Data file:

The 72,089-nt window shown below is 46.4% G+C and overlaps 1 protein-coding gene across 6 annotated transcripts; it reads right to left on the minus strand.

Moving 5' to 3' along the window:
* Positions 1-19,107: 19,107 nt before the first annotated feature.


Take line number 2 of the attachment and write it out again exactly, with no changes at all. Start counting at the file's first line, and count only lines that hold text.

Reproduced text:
Moving 5' to 3' along the window: